We all accept getting older in different ways. Some believe age is simply a number, and that you are only as old as you feel. Others believe in aging gracefully, accepting the changes to their bodies as a natural part of life. Still, others fight it tooth and nail, continuing to do everything just the way they used to, regardless of how difficult, ungainly, or ridiculous it might be.
Getting older can bring a lot of emotions our way – fear, anger, regret, sadness, loneliness, etc. But at the end of the day, we are all human, and all share common bonds. That’s one of the most powerful things about the film industry is its ability to take our common emotions and portray them in ways that make us smile, make us laugh, give us hope, and give us encouragement that we are not alone, and that even things like getting older bring with them opportunities and possibilities that we never knew existed.
While a healthy majority of movies released these days seem to trend towards superheroes, dinosaurs, lightsabers, and car chases, over time there have been plenty who have touched the absolute essence of what it means to get older and do so in ways that continue to satisfy our souls and remind us what it means to be alive.
Whether you’re making a transition to our Hidden Meadows On The Ridge senior living community in Sellersville, Pennsylvania, moving to a smaller living space, moving on without a spouse, or simply blowing out the candles for a birthday past 50, 60, 70, or beyond, embrace the emotions that come with change. And if you need a pick-me-up, a laugh, or even a good cry, here’s a list of our favorite senior-centric movies that will be a perfect remedy for what ails you.
Movies About Aging to Enjoy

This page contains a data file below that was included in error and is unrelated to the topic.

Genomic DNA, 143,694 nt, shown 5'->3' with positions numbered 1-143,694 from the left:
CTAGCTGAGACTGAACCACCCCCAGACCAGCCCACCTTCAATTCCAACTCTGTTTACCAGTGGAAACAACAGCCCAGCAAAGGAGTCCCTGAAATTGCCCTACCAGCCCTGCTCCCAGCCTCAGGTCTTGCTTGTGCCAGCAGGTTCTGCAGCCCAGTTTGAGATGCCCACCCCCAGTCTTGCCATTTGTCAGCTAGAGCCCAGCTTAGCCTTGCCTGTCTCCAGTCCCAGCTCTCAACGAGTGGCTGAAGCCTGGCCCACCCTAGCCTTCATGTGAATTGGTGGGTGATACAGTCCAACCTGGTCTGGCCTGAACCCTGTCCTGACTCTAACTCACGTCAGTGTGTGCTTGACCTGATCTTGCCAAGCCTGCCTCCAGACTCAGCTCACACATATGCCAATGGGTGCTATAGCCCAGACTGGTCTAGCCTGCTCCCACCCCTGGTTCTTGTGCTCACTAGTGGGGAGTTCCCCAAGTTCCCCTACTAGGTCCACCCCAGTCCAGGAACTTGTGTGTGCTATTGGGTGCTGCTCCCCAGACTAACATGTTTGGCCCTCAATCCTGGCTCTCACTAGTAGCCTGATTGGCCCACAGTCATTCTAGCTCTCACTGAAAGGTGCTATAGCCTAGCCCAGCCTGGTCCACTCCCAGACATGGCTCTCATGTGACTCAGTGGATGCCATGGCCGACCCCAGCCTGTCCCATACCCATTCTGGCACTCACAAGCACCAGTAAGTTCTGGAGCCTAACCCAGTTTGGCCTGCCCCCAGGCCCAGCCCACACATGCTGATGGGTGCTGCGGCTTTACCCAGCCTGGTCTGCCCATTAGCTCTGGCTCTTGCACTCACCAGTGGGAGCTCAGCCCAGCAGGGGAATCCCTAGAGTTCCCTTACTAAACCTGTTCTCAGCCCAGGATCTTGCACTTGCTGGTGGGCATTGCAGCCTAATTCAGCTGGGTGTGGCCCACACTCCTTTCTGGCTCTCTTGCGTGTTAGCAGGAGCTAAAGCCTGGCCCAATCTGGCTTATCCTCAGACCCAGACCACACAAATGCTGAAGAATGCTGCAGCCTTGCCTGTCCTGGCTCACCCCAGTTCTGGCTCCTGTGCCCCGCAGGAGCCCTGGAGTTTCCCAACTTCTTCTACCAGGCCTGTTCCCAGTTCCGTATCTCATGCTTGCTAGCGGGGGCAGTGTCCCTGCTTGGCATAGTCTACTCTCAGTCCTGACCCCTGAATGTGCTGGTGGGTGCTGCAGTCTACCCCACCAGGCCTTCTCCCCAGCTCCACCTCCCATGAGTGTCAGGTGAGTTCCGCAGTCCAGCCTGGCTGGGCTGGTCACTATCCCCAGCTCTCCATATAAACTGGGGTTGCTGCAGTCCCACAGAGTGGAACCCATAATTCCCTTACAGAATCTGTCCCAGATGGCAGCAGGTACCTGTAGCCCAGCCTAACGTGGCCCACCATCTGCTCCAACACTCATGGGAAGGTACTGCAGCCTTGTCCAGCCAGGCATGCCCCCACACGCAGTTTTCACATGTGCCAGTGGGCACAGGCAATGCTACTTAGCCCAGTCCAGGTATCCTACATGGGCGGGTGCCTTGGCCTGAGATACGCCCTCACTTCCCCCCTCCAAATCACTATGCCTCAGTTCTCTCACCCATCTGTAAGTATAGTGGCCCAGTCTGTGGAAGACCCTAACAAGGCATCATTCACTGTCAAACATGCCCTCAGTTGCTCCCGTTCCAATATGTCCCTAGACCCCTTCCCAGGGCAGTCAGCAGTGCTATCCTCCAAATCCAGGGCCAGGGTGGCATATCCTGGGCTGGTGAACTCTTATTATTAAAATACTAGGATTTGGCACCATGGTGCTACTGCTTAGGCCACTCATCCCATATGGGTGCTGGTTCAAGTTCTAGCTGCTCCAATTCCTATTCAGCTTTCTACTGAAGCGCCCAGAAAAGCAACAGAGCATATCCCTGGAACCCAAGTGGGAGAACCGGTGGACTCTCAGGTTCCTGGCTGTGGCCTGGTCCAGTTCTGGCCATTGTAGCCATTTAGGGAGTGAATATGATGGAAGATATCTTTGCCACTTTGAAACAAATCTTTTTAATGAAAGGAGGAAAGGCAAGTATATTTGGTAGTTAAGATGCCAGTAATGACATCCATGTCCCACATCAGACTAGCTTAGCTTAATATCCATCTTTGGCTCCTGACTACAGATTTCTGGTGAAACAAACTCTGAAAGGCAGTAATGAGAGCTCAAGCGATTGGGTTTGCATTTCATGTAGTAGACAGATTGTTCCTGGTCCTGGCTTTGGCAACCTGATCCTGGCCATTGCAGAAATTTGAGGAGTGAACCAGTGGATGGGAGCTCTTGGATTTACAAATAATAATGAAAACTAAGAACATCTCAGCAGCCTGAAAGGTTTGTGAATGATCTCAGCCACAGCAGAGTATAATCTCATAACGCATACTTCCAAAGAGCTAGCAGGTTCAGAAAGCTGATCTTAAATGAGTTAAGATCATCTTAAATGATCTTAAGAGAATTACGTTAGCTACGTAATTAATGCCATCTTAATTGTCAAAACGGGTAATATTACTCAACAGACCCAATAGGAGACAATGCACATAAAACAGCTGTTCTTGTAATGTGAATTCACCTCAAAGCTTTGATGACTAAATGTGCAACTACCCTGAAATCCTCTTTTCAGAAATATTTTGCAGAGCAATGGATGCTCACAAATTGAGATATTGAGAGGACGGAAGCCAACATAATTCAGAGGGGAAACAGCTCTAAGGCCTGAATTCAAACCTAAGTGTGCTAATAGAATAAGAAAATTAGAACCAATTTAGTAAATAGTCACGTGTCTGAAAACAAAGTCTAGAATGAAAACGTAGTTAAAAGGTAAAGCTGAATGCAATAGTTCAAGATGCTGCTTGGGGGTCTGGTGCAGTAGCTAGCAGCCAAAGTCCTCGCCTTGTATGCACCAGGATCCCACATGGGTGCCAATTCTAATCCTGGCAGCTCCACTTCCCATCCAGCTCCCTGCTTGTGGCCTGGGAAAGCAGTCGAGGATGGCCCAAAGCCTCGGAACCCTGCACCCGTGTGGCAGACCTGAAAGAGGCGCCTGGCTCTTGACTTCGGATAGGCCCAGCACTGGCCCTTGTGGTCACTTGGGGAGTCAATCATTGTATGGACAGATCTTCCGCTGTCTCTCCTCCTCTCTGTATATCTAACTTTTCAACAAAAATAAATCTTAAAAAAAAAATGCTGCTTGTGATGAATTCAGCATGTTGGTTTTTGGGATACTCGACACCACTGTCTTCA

- Up – The first 15 minutes of this Pixar classic are absolutely heartbreaking. We watch the first 70 years or so of a man’s life play out without a single word of dialogue – he dreams big, falls in love, gets married, but his wife is infertile and dies of an illness before they can take their big trip. So instead he decides to go it alone, with about 1,000 balloons as a liftoff system for his home. With a young stowaway on board for the ride, the old man, voiced by Ed Asner, learns how to live again.
- Driving Miss Daisy – Not being able to drive anymore is one of the biggest fears and biggest fights most people face as they get older. Our cars represent our freedom and our ability to not rely on others more than we want to, but for almost all of us, it someday turns into a reality. And so it goes for Jessica Tandy’s Miss Daisy in this film set in the 1940s in the South. When she gets in a wreck, her son hires a driver, played my Morgan Freeman, and the battle is on as Miss Daisy’s in-born prejudices play out, only to gradually turn to respect, and genuine friendship. An excellent tale about putting aside your lifetime prejudices and continuing to grow as a person in your later years.
- Saving Private Ryan – For the current crop of retirees, World War II was their parents’ greatest battle, something they were aware of, but didn’t really understand until they were adults. This film, with its amazing combination of actors (including Tom Hanks and Matt Damon) and director (Steven Spielberg), gives as accurate a picture as most of us have ever seen of the pain, struggle, and sheer horror of the fight in Europe starting on D-Day and continuing through war-torn France. The film’s end is something we can all learn from, when Damon’s character, now aged into his 80s, returns to the site of a final battle, then tearfully asks his wife if he has indeed lived a good life, as he promised a dying comrade he would.
- The Bucket List – Morgan Freeman shows up on our list for a second time, this time paired with Jack Nicholson as two cancer patients who meet at the hospital. Freeman is a middle-class guy with a wife; Nicholson a billionaire with a lot of requests, but the two decide to team up using Nicholson’s virtually unlimited resources and fulfill the items on their bucket lists – the things they want to see and do before they kick the bucket. Fun and sweet, the movie will bring you to tears near the end when Nicholson is able to scratch “Kiss the most beautiful girl in the world” off his list.
This is just a small sample of the movies out there that can help us transition into our golden years. They are a perfect way to showcase that emotions, good and bad, are a healthy part of getting older.